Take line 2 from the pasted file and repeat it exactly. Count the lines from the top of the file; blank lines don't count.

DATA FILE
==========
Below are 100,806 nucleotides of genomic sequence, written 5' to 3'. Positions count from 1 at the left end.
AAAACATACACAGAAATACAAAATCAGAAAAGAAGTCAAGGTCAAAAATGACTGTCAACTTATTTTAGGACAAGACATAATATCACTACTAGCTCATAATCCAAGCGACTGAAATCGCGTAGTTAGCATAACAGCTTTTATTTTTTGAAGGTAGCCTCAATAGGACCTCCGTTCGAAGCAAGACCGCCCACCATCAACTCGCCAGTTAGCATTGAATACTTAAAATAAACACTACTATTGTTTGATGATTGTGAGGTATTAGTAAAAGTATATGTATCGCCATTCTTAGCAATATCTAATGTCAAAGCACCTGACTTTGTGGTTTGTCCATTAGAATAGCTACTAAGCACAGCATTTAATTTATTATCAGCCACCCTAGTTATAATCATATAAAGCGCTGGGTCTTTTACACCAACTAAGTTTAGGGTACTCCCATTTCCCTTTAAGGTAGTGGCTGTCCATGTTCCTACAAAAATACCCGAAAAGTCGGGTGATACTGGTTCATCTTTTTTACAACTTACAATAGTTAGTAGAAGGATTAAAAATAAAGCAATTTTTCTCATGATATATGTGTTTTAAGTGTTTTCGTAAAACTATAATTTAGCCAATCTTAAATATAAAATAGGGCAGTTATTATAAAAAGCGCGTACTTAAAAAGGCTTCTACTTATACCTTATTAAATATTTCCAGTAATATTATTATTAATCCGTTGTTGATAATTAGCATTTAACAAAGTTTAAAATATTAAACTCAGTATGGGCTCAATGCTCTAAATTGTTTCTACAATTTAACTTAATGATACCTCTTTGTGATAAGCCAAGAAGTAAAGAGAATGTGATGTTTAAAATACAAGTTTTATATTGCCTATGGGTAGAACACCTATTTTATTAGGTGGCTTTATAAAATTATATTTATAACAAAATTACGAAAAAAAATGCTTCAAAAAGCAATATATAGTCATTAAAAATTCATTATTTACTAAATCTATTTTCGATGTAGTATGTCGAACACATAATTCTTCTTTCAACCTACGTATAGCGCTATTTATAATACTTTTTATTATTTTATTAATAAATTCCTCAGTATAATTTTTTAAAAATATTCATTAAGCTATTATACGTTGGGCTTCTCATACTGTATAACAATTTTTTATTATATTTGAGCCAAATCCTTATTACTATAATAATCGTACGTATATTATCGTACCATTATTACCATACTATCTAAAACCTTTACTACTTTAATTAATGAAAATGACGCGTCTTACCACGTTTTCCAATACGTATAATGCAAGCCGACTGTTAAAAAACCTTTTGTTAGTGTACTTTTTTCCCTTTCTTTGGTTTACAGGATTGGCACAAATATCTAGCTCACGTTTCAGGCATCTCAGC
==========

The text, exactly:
AAAACATACACAGAAATACAAAATCAGAAAAGAAGTCAAGGTCAAAAATGACTGTCAACTTATTTTAGGACAAGACATAATATCACTACTAGCTCATAATCCAAGCGACTGAAATCGCGTAGTTAGCATAACAGCTTTTATTTTTTGAAGGTAGCCTCAATAGGACCTCCGTTCGAAGCAAGACCGCCCACCATCAACTCGCCAGTTAGCATTGAATACTTAAAATAAACACTACTATTGTTTGATGATTGTGAGGTATTAGTAAAAGTATATGTATCGCCATTCTTAGCAATATCTAATGTCAAAGCACCTGACTTTGTGGTTTGTCCATTAGAATAGCTACTAAGCACAGCATTTAATTTATTATCAGCCACCCTAGTTATAATCATATAAAGCGCTGGGTCTTTTACACCAACTAAGTTTAGGGTACTCCCATTTCCCTTTAAGGTAGTGGCTGTCCATGTTCCTACAAAAATACCCGAAAAGTCGGGTGATACTGGTTCATCTTTTTTACAACTTACAATAGTTAGTAGAAGGATTAAAAATAAAGCAATTTTTCTCATGATATATGTGTTTTAAGTGTTTTCGTAAAACTATAATTTAGCCAATCTTAAATATAAAATAGGGCAGTTATTATAAAAAGCGCGTACTTAAAAAGGCTTCTACTTATACCTTATTAAATATTTCCAGTAATATTATTATTAATCCGTTGTTGATAATTAGCATTTAACAAAGTTTAAAATATTAAACTCAGTATGGGCTCAATGCTCTAAATTGTTTCTACAATTTAACTTAATGATACCTCTTTGTGATAAGCCAAGAAGTAAAGAGAATGTGATGTTTAAAATACAAGTTTTATATTGCCTATGGGTAGAACACCTATTTTATTAGGTGGCTTTATAAAATTATATTTATAACAAAATTACGAAAAAAAATGCTTCAAAAAGCAATATATAGTCATTAAAAATTCATTATTTACTAAATCTATTTTCGATGTAGTATGTCGAACACATAATTCTTCTTTCAACCTACGTATAGCGCTATTTATAATACTTTTTATTATTTTATTAATAAATTCCTCAGTATAATTTTTTAAAAATATTCATTAAGCTATTATACGTTGGGCTTCTCATACTGTATAACAATTTTTTATTATATTTGAGCCAAATCCTTATTACTATAATAATCGTACGTATATTATCGTACCATTATTACCATACTATCTAAAACCTTTACTACTTTAATTAATGAAAATGACGCGTCTTACCACGTTTTCCAATACGTATAATGCAAGCCGACTGTTAAAAAACCTTTTGTTAGTGTACTTTTTTCCCTTTCTTTGGTTTACAGGATTGGCACAAATATCTAGCTCACGTTTCAGGCATCTCAGC